1.Is the marketing fee you receive based on the number of referrals you make to the company, whether it’s a title company, a lender, or another service provider? If the fee corresponds to the number of referrals, you could be inviting a close look by the Consumer Financial Protection Bureau (CFPB), which is the federal agency that enforces RESPA.

2. If you have an arrangement to split costs on a joint project, like a newspaper ad, is the split reflective of what each of you get in return? For example, if you and the title company are splitting the cost of the ad down the middle, then half the ad should go to the title company and half should go to you. If the title company is covering 75 percent of the cost of the ad but only taking up 25 percent of the space, that split makes it look like the company is subsidizing 50 percent of the ad cost. Again, you could be inviting a close look by the CFPB.

Learn more about the recent court decision in the latest Voice for Real Estate news video from NAR. The video also looks at what was in the budget agreement enacted into law about two weeks ago. Among other things, the new law extends the tax deduction for mortgage insurance premiums and retains the prohibition on taxing forgiven mortgage debt as income. It also looks at why a recent Supreme Court decision on the regulation of bodies of water is important to your inbdustry.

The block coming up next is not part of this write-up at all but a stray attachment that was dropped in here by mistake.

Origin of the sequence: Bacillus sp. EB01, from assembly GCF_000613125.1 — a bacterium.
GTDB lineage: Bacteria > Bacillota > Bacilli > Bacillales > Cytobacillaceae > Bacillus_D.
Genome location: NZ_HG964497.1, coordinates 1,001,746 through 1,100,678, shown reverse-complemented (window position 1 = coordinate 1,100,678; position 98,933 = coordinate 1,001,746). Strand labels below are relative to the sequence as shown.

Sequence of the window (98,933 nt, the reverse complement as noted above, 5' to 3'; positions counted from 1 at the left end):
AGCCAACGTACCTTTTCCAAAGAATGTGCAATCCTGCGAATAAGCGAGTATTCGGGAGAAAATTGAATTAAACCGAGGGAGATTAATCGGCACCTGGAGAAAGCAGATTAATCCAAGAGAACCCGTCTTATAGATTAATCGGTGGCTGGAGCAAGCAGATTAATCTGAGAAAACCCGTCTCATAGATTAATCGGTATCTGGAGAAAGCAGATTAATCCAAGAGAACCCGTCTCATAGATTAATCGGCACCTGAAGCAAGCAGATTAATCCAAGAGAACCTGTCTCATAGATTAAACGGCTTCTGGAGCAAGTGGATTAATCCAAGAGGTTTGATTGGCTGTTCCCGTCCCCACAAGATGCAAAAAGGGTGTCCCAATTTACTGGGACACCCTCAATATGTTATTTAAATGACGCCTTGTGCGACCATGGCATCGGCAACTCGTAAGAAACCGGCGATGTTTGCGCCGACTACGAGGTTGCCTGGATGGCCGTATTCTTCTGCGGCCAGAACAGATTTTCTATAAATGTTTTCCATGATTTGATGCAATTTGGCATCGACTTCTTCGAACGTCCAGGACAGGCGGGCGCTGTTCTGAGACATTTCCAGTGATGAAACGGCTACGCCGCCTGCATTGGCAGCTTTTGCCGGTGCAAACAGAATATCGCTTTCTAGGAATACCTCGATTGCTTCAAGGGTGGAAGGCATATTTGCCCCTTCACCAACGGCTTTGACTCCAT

Watch video now.

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"The GOLD Standard in Real Estate Service"
Ridge 2 River Realty, LLC
A West Virginia Limited Liability Company
Steve Zechman, Broker

All information deemed reliable but not guaranteed, and may be subject to errors and omissions. All properties are subject to prior sale, change or withdrawal. Neither listing broker(s), agent(s), or information provider(s) shall be responsible for any typographical errors, misinformation, misprints and shall be held totally harmless. Listing(s) information is provided for consumers personal, non-commercial use and may not be used for any purpose other than to identify prospective properties consumers may be interested in purchasing.